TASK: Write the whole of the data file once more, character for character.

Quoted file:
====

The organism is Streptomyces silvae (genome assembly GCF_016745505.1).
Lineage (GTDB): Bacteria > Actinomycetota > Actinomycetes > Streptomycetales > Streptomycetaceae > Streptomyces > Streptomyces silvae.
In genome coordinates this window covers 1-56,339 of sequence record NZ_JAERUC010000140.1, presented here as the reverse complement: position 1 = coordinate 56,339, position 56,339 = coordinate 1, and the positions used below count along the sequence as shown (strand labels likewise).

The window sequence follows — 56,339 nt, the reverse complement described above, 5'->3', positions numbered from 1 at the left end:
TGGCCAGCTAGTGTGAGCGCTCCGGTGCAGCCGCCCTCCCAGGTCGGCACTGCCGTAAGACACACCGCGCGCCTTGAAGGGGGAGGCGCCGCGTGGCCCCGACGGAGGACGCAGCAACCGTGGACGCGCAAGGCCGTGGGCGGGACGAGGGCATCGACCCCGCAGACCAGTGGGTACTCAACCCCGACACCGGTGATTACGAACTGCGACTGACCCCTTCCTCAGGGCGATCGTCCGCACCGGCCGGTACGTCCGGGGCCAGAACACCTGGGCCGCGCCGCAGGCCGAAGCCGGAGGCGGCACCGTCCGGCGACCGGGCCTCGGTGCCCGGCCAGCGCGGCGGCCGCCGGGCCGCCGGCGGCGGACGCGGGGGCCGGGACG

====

The organism is Streptomyces silvae (genome assembly GCF_016745505.1).
Lineage (GTDB): Bacteria > Actinomycetota > Actinomycetes > Streptomycetales > Streptomycetaceae > Streptomyces > Streptomyces silvae.
In genome coordinates this window covers 1-56,339 of sequence record NZ_JAERUC010000140.1, presented here as the reverse complement: position 1 = coordinate 56,339, position 56,339 = coordinate 1, and the positions used below count along the sequence as shown (strand labels likewise).

The window sequence follows — 56,339 nt, the reverse complement described above, 5'->3', positions numbered from 1 at the left end:
TGGCCAGCTAGTGTGAGCGCTCCGGTGCAGCCGCCCTCCCAGGTCGGCACTGCCGTAAGACACACCGCGCGCCTTGAAGGGGGAGGCGCCGCGTGGCCCCGACGGAGGACGCAGCAACCGTGGACGCGCAAGGCCGTGGGCGGGACGAGGGCATCGACCCCGCAGACCAGTGGGTACTCAACCCCGACACCGGTGATTACGAACTGCGACTGACCCCTTCCTCAGGGCGATCGTCCGCACCGGCCGGTACGTCCGGGGCCAGAACACCTGGGCCGCGCCGCAGGCCGAAGCCGGAGGCGGCACCGTCCGGCGACCGGGCCTCGGTGCCCGGCCAGCGCGGCGGCCGCCGGGCCGCCGGCGGCGGACGCGGGGGCCGGGACG